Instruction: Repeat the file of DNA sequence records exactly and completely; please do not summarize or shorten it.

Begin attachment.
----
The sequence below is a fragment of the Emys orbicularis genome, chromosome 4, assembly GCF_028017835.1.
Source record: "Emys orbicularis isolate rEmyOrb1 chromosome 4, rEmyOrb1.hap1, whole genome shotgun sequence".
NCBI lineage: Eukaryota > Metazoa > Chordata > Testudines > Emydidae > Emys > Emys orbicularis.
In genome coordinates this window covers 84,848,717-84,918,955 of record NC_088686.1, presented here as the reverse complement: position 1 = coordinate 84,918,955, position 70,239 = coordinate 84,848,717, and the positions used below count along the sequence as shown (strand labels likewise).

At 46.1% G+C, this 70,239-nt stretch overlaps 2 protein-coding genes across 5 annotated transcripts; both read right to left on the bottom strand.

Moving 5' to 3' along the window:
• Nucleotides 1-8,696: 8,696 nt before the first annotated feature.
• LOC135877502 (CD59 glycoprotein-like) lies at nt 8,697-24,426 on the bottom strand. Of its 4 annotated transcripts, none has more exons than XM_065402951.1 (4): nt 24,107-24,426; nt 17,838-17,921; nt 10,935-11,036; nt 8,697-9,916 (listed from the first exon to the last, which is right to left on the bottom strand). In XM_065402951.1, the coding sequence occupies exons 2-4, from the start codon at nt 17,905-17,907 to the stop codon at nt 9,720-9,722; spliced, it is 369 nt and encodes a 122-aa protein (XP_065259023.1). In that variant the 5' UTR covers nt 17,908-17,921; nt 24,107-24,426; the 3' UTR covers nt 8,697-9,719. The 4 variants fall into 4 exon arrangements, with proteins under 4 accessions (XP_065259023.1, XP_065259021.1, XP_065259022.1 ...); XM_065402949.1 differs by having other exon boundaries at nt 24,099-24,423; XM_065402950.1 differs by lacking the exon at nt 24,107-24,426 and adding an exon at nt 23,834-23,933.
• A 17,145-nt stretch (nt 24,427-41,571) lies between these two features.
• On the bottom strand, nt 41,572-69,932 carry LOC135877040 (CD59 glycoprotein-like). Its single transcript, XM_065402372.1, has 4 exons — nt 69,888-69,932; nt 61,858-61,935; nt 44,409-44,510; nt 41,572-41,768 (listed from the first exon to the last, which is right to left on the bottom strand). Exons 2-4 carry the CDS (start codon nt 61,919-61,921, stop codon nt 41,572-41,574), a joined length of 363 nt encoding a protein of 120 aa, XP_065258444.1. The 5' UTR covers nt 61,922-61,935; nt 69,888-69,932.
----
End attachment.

The sequence below is a fragment of the Emys orbicularis genome, chromosome 4, assembly GCF_028017835.1.
Source record: "Emys orbicularis isolate rEmyOrb1 chromosome 4, rEmyOrb1.hap1, whole genome shotgun sequence".
NCBI lineage: Eukaryota > Metazoa > Chordata > Testudines > Emydidae > Emys > Emys orbicularis.
In genome coordinates this window covers 84,848,717-84,918,955 of record NC_088686.1, presented here as the reverse complement: position 1 = coordinate 84,918,955, position 70,239 = coordinate 84,848,717, and the positions used below count along the sequence as shown (strand labels likewise).

At 46.1% G+C, this 70,239-nt stretch overlaps 2 protein-coding genes across 5 annotated transcripts; both read right to left on the bottom strand.

Moving 5' to 3' along the window:
• Nucleotides 1-8,696: 8,696 nt before the first annotated feature.
• LOC135877502 (CD59 glycoprotein-like) lies at nt 8,697-24,426 on the bottom strand. Of its 4 annotated transcripts, none has more exons than XM_065402951.1 (4): nt 24,107-24,426; nt 17,838-17,921; nt 10,935-11,036; nt 8,697-9,916 (listed from the first exon to the last, which is right to left on the bottom strand). In XM_065402951.1, the coding sequence occupies exons 2-4, from the start codon at nt 17,905-17,907 to the stop codon at nt 9,720-9,722; spliced, it is 369 nt and encodes a 122-aa protein (XP_065259023.1). In that variant the 5' UTR covers nt 17,908-17,921; nt 24,107-24,426; the 3' UTR covers nt 8,697-9,719. The 4 variants fall into 4 exon arrangements, with proteins under 4 accessions (XP_065259023.1, XP_065259021.1, XP_065259022.1 ...); XM_065402949.1 differs by having other exon boundaries at nt 24,099-24,423; XM_065402950.1 differs by lacking the exon at nt 24,107-24,426 and adding an exon at nt 23,834-23,933.
• A 17,145-nt stretch (nt 24,427-41,571) lies between these two features.
• On the bottom strand, nt 41,572-69,932 carry LOC135877040 (CD59 glycoprotein-like). Its single transcript, XM_065402372.1, has 4 exons — nt 69,888-69,932; nt 61,858-61,935; nt 44,409-44,510; nt 41,572-41,768 (listed from the first exon to the last, which is right to left on the bottom strand). Exons 2-4 carry the CDS (start codon nt 61,919-61,921, stop codon nt 41,572-41,574), a joined length of 363 nt encoding a protein of 120 aa, XP_065258444.1. The 5' UTR covers nt 61,922-61,935; nt 69,888-69,932.